IPv4 vs IPv6
Difference Between IPv4 and IPv6 Addresses
IPv4 & IPv6 are both IP addresses that are binary numbers. Comparing IPv6 vs IPv4, IPv4 is 32 bit binary number while IPv6 is 128 bit binary number address. IPv4 address are separated by periods while IPv6 address are separated by colons.
Both are used to identify machines connected to a network. In principle, they are the same, but they are different in how they work. Below are the main differences between IPv4 and IPv6:
Basis for differences
Size of IP address
IPv4 is a 32-Bit IP Address.
IPv6 is 128 Bit IP Address.
IPv4 is a numeric address, and its binary bits are separated by a dot (. )
IPv6 is an alphanumeric address whose binary bits are separated by a colon (:). It also contains hexadecimal.
Number of header fields
Length of header filed
Has checksum fields
Does not have checksum fields
12. 244. 233. 165
Type of Addresses
Unicast, broadcast, and multicast.
Unicast, multicast, and anycast.
Number of classes
IPv4 offers five different classes of IP Address. Class A to E.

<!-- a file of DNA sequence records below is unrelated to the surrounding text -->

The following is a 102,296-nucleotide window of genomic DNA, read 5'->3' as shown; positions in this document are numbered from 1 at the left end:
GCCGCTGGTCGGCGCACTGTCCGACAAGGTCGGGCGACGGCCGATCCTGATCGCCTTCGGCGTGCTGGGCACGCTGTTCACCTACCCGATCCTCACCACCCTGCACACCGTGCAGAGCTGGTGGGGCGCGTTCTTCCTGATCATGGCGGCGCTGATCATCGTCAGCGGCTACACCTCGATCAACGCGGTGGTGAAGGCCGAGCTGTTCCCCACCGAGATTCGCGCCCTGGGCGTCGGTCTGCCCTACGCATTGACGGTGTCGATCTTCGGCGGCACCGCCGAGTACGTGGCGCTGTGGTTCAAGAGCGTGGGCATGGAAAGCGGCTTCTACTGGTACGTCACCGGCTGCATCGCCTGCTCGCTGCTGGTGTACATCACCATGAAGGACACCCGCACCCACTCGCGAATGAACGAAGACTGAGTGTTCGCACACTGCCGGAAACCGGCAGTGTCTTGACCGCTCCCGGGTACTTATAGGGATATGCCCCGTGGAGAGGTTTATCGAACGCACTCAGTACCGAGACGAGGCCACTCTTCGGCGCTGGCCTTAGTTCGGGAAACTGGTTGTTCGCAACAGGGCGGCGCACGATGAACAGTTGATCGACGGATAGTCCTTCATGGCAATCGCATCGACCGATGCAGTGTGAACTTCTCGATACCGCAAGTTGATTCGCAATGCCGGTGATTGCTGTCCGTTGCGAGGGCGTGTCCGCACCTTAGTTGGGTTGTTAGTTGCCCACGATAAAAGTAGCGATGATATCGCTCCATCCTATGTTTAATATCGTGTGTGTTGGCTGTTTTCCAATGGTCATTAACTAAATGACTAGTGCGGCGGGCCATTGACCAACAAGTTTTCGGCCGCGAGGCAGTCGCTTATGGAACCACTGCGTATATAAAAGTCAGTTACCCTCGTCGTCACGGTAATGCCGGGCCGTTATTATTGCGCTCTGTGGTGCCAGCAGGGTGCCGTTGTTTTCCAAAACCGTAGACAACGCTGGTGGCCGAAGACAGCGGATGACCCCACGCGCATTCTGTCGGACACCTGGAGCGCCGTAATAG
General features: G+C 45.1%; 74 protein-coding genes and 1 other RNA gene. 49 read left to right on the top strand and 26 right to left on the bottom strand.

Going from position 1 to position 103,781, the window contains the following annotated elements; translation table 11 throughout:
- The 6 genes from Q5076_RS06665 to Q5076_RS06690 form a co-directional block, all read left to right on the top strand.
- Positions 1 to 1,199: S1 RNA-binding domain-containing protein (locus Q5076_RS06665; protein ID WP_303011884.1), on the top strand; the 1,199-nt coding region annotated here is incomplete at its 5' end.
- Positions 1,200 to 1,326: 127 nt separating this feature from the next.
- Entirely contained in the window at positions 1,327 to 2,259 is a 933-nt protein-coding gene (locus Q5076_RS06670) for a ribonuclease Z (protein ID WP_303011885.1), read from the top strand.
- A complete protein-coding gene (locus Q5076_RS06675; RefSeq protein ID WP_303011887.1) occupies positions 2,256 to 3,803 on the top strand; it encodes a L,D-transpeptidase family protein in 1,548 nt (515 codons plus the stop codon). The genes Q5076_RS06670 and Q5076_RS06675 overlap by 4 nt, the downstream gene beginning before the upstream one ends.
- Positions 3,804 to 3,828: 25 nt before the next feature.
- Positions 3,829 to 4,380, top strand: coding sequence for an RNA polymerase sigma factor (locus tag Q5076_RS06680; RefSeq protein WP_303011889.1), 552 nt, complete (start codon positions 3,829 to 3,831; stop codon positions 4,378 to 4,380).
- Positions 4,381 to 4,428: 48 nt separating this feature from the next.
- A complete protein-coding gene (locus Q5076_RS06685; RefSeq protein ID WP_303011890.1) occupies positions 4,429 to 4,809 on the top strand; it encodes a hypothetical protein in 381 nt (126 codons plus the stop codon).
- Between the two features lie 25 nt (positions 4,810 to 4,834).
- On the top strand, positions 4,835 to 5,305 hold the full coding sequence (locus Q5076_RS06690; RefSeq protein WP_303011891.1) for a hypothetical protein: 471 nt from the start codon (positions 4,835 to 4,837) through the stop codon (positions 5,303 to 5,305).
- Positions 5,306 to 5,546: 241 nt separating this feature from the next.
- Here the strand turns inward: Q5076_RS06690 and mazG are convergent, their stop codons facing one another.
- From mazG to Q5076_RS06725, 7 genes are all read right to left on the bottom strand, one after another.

lPv6 allows storing an unlimited number of IP Address.
You have to configure a newly installed system before it can communicate with other systems.
In IPv6, the configuration is optional, depending upon on functions needed.
IPv4 support VLSM (Variable Length Subnet mask).
IPv6 does not offer support for VLSM.
Fragmentation is done by sending and forwarding routes.
Fragmentation is done by the sender.
Routing Information Protocol (RIP)
RIP is a routing protocol supported by the routed daemon.
RIP does not support IPv6. It uses static routes.
Networks need to be configured either manually or with DHCP. IPv4 had several overlays to handle Internet growth, which require more maintenance efforts.
IPv6 support autoconfiguration capabilities.
Widespread use of NAT (Network address translation) devices which allows single NAT address can mask thousands of
non-routable addresses, making end-to-end
It allows direct addressing because of vast address
Use for the designated network from host portion.
SNMP is a protocol used for system management.
SNMP does not support IPv6.
Mobility & Interoperability
Relatively constrained network topologies to which move restrict mobility and interoperability capabilities.
IPv6 provides interoperability and mobility
capabilities which are embedded in network devices.
Security is dependent on applications – IPv4 was not designed with security in mind.
IPSec(Internet Protocol Security) is built into the IPv6 protocol, usable with
a proper key infrastructure.
Packet size 576 bytes required, fragmentation optional
1208 bytes required without fragmentation
Allows from routers and sending host
Sending hosts only